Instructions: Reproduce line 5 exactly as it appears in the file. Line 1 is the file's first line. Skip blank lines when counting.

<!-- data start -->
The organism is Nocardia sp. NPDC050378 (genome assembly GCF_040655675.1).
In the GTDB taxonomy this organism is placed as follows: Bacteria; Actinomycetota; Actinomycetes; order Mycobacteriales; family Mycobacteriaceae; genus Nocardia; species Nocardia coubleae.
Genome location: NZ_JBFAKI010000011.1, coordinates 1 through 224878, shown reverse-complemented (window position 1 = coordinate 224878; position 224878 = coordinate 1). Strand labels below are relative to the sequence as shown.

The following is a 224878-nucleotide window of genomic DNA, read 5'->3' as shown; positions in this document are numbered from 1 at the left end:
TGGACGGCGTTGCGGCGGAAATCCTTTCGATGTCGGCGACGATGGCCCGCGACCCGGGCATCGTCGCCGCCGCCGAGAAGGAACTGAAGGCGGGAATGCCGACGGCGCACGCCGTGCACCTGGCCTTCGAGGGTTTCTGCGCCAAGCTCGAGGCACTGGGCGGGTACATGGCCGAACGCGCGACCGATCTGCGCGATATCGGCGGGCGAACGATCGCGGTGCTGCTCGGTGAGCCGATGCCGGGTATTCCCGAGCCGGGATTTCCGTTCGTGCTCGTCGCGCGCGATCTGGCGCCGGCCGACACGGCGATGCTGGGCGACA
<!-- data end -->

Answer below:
TGGACGGCGTTGCGGCGGAAATCCTTTCGATGTCGGCGACGATGGCCCGCGACCCGGGCATCGTCGCCGCCGCCGAGAAGGAACTGAAGGCGGGAATGCCGACGGCGCACGCCGTGCACCTGGCCTTCGAGGGTTTCTGCGCCAAGCTCGAGGCACTGGGCGGGTACATGGCCGAACGCGCGACCGATCTGCGCGATATCGGCGGGCGAACGATCGCGGTGCTGCTCGGTGAGCCGATGCCGGGTATTCCCGAGCCGGGATTTCCGTTCGTGCTCGTCGCGCGCGATCTGGCGCCGGCCGACACGGCGATGCTGGGCGACA